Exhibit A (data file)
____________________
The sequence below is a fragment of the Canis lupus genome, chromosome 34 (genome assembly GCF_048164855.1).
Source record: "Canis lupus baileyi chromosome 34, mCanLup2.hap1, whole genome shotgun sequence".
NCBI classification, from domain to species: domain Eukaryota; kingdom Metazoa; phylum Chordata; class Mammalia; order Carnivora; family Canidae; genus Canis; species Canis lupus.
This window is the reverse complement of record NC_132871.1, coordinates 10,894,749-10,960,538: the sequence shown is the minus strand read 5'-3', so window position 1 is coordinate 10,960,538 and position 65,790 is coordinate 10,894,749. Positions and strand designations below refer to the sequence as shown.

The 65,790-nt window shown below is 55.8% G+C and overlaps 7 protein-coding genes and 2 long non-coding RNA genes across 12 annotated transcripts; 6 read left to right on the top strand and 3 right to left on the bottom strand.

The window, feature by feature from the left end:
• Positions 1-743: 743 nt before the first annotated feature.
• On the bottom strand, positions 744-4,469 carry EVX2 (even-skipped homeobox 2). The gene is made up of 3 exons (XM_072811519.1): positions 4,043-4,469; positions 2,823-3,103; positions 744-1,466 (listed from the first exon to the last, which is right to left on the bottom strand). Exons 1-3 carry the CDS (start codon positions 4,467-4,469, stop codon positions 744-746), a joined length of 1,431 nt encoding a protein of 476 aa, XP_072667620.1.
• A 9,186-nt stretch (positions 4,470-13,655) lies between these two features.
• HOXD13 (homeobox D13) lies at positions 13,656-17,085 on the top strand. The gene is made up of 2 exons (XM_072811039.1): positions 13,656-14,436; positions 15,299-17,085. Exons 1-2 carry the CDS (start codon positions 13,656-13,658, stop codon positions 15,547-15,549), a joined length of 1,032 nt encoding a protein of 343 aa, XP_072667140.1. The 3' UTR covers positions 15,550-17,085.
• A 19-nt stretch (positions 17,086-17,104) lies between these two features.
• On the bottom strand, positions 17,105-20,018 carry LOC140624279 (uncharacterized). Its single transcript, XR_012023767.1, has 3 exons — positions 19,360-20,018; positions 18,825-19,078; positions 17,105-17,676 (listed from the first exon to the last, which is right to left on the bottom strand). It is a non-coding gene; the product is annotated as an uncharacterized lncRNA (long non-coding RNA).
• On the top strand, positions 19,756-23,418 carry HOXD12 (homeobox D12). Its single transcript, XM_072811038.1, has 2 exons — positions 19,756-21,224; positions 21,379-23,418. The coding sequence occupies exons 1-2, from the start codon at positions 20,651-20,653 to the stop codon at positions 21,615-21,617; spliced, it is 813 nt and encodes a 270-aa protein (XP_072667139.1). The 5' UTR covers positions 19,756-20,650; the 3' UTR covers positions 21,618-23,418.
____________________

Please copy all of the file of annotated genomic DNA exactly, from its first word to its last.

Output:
The sequence below is a fragment of the Canis lupus genome, chromosome 34 (genome assembly GCF_048164855.1).
Source record: "Canis lupus baileyi chromosome 34, mCanLup2.hap1, whole genome shotgun sequence".
NCBI classification, from domain to species: domain Eukaryota; kingdom Metazoa; phylum Chordata; class Mammalia; order Carnivora; family Canidae; genus Canis; species Canis lupus.
This window is the reverse complement of record NC_132871.1, coordinates 10,894,749-10,960,538: the sequence shown is the minus strand read 5'-3', so window position 1 is coordinate 10,960,538 and position 65,790 is coordinate 10,894,749. Positions and strand designations below refer to the sequence as shown.

The 65,790-nt window shown below is 55.8% G+C and overlaps 7 protein-coding genes and 2 long non-coding RNA genes across 12 annotated transcripts; 6 read left to right on the top strand and 3 right to left on the bottom strand.

The window, feature by feature from the left end:
• Positions 1-743: 743 nt before the first annotated feature.
• On the bottom strand, positions 744-4,469 carry EVX2 (even-skipped homeobox 2). The gene is made up of 3 exons (XM_072811519.1): positions 4,043-4,469; positions 2,823-3,103; positions 744-1,466 (listed from the first exon to the last, which is right to left on the bottom strand). Exons 1-3 carry the CDS (start codon positions 4,467-4,469, stop codon positions 744-746), a joined length of 1,431 nt encoding a protein of 476 aa, XP_072667620.1.
• A 9,186-nt stretch (positions 4,470-13,655) lies between these two features.
• HOXD13 (homeobox D13) lies at positions 13,656-17,085 on the top strand. The gene is made up of 2 exons (XM_072811039.1): positions 13,656-14,436; positions 15,299-17,085. Exons 1-2 carry the CDS (start codon positions 13,656-13,658, stop codon positions 15,547-15,549), a joined length of 1,032 nt encoding a protein of 343 aa, XP_072667140.1. The 3' UTR covers positions 15,550-17,085.
• A 19-nt stretch (positions 17,086-17,104) lies between these two features.
• On the bottom strand, positions 17,105-20,018 carry LOC140624279 (uncharacterized). Its single transcript, XR_012023767.1, has 3 exons — positions 19,360-20,018; positions 18,825-19,078; positions 17,105-17,676 (listed from the first exon to the last, which is right to left on the bottom strand). It is a non-coding gene; the product is annotated as an uncharacterized lncRNA (long non-coding RNA).
• On the top strand, positions 19,756-23,418 carry HOXD12 (homeobox D12). Its single transcript, XM_072811038.1, has 2 exons — positions 19,756-21,224; positions 21,379-23,418. The coding sequence occupies exons 1-2, from the start codon at positions 20,651-20,653 to the stop codon at positions 21,615-21,617; spliced, it is 813 nt and encodes a 270-aa protein (XP_072667139.1). The 5' UTR covers positions 19,756-20,650; the 3' UTR covers positions 21,618-23,418.